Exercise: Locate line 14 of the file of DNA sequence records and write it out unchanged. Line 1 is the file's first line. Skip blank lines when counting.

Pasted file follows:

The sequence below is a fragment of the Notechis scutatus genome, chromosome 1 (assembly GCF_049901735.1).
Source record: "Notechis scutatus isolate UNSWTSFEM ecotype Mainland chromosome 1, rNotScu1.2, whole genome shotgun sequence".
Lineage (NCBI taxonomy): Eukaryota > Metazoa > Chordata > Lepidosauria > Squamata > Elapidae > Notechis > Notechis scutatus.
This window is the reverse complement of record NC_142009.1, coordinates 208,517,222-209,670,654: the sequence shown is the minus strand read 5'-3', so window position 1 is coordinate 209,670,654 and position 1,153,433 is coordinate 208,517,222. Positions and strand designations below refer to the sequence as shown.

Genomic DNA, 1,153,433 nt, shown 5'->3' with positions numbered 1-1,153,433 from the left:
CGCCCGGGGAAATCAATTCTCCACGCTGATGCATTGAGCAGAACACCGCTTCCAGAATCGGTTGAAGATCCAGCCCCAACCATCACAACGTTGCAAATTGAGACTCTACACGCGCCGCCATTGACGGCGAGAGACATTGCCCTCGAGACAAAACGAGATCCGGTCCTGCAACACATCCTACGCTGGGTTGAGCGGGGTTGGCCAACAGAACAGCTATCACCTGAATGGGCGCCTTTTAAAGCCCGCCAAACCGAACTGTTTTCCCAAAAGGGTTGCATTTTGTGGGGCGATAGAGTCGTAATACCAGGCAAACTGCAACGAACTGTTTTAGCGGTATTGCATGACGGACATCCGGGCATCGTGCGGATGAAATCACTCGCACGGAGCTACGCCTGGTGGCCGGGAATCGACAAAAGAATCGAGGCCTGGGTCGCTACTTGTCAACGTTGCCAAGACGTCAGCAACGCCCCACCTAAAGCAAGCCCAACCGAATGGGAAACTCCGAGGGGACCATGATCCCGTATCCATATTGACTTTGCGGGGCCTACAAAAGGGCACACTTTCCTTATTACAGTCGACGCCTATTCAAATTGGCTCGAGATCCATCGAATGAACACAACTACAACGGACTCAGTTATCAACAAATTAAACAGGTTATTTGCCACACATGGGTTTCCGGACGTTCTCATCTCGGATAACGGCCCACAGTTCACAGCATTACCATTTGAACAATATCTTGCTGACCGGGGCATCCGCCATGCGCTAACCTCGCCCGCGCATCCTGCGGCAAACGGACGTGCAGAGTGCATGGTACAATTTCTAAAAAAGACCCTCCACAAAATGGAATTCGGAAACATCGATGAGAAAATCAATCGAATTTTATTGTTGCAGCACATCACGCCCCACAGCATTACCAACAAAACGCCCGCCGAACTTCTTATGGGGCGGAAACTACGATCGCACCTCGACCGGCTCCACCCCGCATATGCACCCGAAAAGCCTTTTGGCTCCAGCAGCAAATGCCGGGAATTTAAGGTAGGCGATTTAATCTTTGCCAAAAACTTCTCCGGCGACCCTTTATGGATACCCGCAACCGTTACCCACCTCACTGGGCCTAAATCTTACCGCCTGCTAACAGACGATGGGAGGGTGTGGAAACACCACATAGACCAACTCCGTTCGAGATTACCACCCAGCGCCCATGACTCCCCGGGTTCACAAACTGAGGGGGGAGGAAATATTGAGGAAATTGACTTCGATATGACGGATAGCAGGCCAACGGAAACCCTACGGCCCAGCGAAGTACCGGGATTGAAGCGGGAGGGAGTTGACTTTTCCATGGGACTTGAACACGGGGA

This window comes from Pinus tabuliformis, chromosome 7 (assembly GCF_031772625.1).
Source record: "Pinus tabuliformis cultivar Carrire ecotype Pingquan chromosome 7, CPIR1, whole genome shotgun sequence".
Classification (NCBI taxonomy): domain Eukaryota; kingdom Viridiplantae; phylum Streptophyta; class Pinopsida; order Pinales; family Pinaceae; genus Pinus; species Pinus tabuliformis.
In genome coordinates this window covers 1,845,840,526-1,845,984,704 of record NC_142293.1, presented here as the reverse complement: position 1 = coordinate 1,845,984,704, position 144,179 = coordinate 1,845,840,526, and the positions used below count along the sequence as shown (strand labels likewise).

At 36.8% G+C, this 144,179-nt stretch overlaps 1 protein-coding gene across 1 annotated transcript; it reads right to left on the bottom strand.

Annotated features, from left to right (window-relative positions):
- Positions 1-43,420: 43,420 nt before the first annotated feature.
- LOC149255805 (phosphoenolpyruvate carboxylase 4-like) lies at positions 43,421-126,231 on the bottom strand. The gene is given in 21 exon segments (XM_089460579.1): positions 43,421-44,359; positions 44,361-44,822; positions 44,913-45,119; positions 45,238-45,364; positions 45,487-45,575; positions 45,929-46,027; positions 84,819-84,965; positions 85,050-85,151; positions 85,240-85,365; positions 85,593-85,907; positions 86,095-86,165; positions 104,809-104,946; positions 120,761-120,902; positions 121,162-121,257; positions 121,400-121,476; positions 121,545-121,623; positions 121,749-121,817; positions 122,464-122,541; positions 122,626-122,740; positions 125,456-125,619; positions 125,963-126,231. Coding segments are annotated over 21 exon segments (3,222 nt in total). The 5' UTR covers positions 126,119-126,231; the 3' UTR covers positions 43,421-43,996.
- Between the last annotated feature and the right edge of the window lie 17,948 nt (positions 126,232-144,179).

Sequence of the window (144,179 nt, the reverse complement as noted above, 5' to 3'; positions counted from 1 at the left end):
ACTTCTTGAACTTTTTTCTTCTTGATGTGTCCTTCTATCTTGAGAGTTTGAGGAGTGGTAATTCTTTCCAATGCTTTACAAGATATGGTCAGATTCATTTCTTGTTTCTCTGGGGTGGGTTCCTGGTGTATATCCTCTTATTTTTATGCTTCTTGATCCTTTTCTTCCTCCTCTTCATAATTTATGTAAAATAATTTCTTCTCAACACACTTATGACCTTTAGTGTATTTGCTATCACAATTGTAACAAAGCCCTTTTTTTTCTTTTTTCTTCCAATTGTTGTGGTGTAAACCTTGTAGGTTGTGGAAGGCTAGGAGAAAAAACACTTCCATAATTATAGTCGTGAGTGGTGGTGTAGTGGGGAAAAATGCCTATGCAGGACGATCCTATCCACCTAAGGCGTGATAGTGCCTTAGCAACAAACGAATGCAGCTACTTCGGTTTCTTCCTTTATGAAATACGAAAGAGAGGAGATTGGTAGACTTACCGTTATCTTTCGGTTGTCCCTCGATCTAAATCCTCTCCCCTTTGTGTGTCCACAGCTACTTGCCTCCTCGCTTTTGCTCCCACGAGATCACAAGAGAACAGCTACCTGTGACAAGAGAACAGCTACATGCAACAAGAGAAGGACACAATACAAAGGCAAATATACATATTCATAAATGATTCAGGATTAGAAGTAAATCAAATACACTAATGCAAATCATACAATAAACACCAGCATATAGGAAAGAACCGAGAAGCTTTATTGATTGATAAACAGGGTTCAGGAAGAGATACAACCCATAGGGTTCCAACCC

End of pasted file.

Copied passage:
- LOC149255805 (phosphoenolpyruvate carboxylase 4-like) lies at positions 43,421-126,231 on the bottom strand. The gene is given in 21 exon segments (XM_089460579.1): positions 43,421-44,359; positions 44,361-44,822; positions 44,913-45,119; positions 45,238-45,364; positions 45,487-45,575; positions 45,929-46,027; positions 84,819-84,965; positions 85,050-85,151; positions 85,240-85,365; positions 85,593-85,907; positions 86,095-86,165; positions 104,809-104,946; positions 120,761-120,902; positions 121,162-121,257; positions 121,400-121,476; positions 121,545-121,623; positions 121,749-121,817; positions 122,464-122,541; positions 122,626-122,740; positions 125,456-125,619; positions 125,963-126,231. Coding segments are annotated over 21 exon segments (3,222 nt in total). The 5' UTR covers positions 126,119-126,231; the 3' UTR covers positions 43,421-43,996.